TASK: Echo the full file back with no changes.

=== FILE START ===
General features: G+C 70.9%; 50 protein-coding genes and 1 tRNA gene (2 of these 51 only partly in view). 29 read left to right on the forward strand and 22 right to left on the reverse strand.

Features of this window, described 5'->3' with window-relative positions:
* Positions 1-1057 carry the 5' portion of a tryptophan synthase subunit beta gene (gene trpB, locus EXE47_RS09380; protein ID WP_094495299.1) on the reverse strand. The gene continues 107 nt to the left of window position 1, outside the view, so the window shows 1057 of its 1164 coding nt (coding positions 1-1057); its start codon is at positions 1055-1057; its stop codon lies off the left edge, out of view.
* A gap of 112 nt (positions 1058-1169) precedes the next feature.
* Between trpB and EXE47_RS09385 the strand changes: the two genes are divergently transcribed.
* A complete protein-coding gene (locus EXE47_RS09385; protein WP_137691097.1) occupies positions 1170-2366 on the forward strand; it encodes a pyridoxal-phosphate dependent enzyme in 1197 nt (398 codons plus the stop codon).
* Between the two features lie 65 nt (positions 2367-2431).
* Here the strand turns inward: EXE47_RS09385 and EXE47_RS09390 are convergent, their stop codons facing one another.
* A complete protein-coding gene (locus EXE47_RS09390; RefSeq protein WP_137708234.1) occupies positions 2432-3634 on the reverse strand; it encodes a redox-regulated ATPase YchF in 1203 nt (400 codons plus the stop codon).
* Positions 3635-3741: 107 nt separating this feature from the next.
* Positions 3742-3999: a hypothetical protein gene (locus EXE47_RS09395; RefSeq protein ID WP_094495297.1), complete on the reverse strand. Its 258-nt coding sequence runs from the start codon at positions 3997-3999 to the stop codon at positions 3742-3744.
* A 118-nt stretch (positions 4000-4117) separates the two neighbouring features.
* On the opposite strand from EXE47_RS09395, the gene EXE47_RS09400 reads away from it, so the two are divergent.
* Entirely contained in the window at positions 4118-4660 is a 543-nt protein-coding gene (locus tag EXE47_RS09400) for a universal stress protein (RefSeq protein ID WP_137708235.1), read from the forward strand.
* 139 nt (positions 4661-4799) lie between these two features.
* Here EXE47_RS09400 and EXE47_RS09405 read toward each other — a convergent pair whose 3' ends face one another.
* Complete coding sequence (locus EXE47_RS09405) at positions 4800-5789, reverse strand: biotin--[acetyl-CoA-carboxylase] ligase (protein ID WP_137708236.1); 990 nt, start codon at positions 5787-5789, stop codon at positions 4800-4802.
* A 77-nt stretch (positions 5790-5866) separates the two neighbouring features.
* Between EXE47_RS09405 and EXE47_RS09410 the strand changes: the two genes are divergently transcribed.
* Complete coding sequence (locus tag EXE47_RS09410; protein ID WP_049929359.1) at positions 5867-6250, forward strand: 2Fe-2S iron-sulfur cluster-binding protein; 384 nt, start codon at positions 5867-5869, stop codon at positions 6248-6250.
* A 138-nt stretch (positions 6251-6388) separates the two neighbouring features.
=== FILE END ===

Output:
General features: G+C 70.9%; 50 protein-coding genes and 1 tRNA gene (2 of these 51 only partly in view). 29 read left to right on the forward strand and 22 right to left on the reverse strand.

Features of this window, described 5'->3' with window-relative positions:
* Positions 1-1057 carry the 5' portion of a tryptophan synthase subunit beta gene (gene trpB, locus EXE47_RS09380; protein ID WP_094495299.1) on the reverse strand. The gene continues 107 nt to the left of window position 1, outside the view, so the window shows 1057 of its 1164 coding nt (coding positions 1-1057); its start codon is at positions 1055-1057; its stop codon lies off the left edge, out of view.
* A gap of 112 nt (positions 1058-1169) precedes the next feature.
* Between trpB and EXE47_RS09385 the strand changes: the two genes are divergently transcribed.
* A complete protein-coding gene (locus EXE47_RS09385; protein WP_137691097.1) occupies positions 1170-2366 on the forward strand; it encodes a pyridoxal-phosphate dependent enzyme in 1197 nt (398 codons plus the stop codon).
* Between the two features lie 65 nt (positions 2367-2431).
* Here the strand turns inward: EXE47_RS09385 and EXE47_RS09390 are convergent, their stop codons facing one another.
* A complete protein-coding gene (locus EXE47_RS09390; RefSeq protein WP_137708234.1) occupies positions 2432-3634 on the reverse strand; it encodes a redox-regulated ATPase YchF in 1203 nt (400 codons plus the stop codon).
* Positions 3635-3741: 107 nt separating this feature from the next.
* Positions 3742-3999: a hypothetical protein gene (locus EXE47_RS09395; RefSeq protein ID WP_094495297.1), complete on the reverse strand. Its 258-nt coding sequence runs from the start codon at positions 3997-3999 to the stop codon at positions 3742-3744.
* A 118-nt stretch (positions 4000-4117) separates the two neighbouring features.
* On the opposite strand from EXE47_RS09395, the gene EXE47_RS09400 reads away from it, so the two are divergent.
* Entirely contained in the window at positions 4118-4660 is a 543-nt protein-coding gene (locus tag EXE47_RS09400) for a universal stress protein (RefSeq protein ID WP_137708235.1), read from the forward strand.
* 139 nt (positions 4661-4799) lie between these two features.
* Here EXE47_RS09400 and EXE47_RS09405 read toward each other — a convergent pair whose 3' ends face one another.
* Complete coding sequence (locus EXE47_RS09405) at positions 4800-5789, reverse strand: biotin--[acetyl-CoA-carboxylase] ligase (protein ID WP_137708236.1); 990 nt, start codon at positions 5787-5789, stop codon at positions 4800-4802.
* A 77-nt stretch (positions 5790-5866) separates the two neighbouring features.
* Between EXE47_RS09405 and EXE47_RS09410 the strand changes: the two genes are divergently transcribed.
* Complete coding sequence (locus tag EXE47_RS09410; protein ID WP_049929359.1) at positions 5867-6250, forward strand: 2Fe-2S iron-sulfur cluster-binding protein; 384 nt, start codon at positions 5867-5869, stop codon at positions 6248-6250.
* A 138-nt stretch (positions 6251-6388) separates the two neighbouring features.